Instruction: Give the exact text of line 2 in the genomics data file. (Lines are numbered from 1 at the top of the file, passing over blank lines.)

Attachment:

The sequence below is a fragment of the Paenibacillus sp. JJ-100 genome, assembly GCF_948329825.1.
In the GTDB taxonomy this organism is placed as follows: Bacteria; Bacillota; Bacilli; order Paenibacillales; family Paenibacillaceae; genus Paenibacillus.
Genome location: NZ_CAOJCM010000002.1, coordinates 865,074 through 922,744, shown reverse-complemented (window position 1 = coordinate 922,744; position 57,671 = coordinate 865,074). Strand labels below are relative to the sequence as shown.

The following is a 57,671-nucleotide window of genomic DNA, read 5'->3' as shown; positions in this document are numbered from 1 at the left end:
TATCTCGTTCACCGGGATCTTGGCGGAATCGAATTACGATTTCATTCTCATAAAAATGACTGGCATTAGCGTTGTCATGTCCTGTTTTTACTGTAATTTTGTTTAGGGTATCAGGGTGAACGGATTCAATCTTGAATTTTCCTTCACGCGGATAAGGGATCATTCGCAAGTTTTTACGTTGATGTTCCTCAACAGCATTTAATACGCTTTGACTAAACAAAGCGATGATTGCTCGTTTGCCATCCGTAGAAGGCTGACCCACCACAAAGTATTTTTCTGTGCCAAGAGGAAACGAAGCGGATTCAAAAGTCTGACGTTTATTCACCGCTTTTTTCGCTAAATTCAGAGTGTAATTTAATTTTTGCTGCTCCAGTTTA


In the GTDB taxonomy this organism is placed as follows: Bacteria; Bacillota; Bacilli; order Paenibacillales; family Paenibacillaceae; genus Paenibacillus.